This month was a relatively successful one, for my novel. I doubled my word count, and sent it out to some (not all) of my test readers. Feedback was negative, which is a good thing because I can improve!
Today, I'd like to talk about the mixed messages I get as a writer.
At Thanksgiving, one of the questions my mother asks me is "Are you going to continue with your PhD?"
I can't believe I'm hearing this! I try writing a novel, and suddenly people ask if I'm continuing with my PhD program? Nobody ever asked that in relation to any of the other hobbies I pick up. When I started blogging, no one ever asked if I would continue with university. When I picked up guitar, no one ever asked me if I was planning to switch to being a rock star. When I picked up origami (and even made a small profit from it), no one ever asked if this meant I was giving up physics.
Let's put this in perspective. I wrote about 7k words of my novel, and there were about 10k words in the novel I scrapped. This is less than 20k words over the course of 8 months. How many words did I write for my blog in the same amount of time? I estimate 50k words. But somehow, writing a book signals a greater time commitment.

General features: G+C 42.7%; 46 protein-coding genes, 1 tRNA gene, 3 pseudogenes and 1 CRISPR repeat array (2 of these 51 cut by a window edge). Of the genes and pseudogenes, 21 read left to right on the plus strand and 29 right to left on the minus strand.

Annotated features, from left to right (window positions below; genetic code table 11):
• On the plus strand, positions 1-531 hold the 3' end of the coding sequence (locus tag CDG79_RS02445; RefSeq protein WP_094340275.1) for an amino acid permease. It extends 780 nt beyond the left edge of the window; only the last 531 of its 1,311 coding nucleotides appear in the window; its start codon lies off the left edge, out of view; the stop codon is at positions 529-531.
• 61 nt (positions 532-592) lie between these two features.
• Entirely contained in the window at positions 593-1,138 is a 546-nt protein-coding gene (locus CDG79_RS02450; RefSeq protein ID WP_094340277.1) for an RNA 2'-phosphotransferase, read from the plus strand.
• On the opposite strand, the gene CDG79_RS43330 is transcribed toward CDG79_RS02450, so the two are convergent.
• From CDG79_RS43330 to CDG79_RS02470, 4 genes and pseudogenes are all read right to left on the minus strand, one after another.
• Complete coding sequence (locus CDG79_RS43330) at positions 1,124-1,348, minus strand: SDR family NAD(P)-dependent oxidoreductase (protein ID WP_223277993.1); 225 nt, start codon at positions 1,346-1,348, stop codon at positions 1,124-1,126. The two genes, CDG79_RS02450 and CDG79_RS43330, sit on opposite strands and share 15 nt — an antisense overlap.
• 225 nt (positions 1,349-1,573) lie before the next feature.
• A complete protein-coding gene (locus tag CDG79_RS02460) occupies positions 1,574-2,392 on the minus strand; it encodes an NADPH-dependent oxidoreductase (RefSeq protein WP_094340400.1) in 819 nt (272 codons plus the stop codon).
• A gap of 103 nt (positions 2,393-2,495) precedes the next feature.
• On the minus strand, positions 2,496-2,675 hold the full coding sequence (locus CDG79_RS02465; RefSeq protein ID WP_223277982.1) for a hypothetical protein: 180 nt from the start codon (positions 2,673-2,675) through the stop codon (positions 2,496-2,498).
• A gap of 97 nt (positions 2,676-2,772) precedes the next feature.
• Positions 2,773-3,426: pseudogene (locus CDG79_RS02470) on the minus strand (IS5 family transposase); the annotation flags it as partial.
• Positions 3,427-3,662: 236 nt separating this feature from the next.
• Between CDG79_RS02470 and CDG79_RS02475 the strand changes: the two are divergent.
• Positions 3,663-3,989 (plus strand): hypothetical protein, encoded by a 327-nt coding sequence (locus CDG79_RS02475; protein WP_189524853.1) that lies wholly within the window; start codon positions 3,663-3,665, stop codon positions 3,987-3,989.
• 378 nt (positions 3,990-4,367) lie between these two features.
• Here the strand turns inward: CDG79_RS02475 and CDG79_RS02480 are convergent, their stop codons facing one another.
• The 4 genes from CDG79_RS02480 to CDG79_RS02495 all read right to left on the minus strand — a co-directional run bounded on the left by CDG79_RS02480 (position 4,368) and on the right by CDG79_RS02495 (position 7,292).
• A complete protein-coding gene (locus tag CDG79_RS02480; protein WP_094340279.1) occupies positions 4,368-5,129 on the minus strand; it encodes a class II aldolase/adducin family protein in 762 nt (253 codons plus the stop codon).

Another thing that happened this month was National Novel Writing Month. Every November, hundreds of thousands of people attempt to write a complete novel with at least 50k words. This is quite an undertaking, and most people don't succeed. I've heard that the resulting novels are usually terrible and require a lot of editing.
But still, this isn't something people quit their jobs for, not for just one month. Writing fiction can be a career for some people, but for most people it isn't. More often, it's just a weighty hobby. For me, it's not even that, it's a light hobby. There was no way I'd write 50k words in a month. I wrote about ten times less than that, mostly while riding the bus to and from work.
Here's another kind of writing that people do: fanfiction. Personally, I can't stand fanfiction. The quality is just too low. The only fanfic I ever really read was HPMOR, and even there I feel like I'm struggling with Yudkowski's awful prose and peculiar plot obsessions.
But I don't begrudge people writing for the pure love of writing and stories. On the contrary, I admire it. And who is to say my writing is any better? Test reader feedback isn't positive enough to justify such a view.
And that's fine with me. I would love to be a great author and get published, but that's not the real goal here. If the small amount of time I commit isn't enough to get to the finish line, it's not a big loss. The goal is to enjoy myself, and I am already accomplishing that.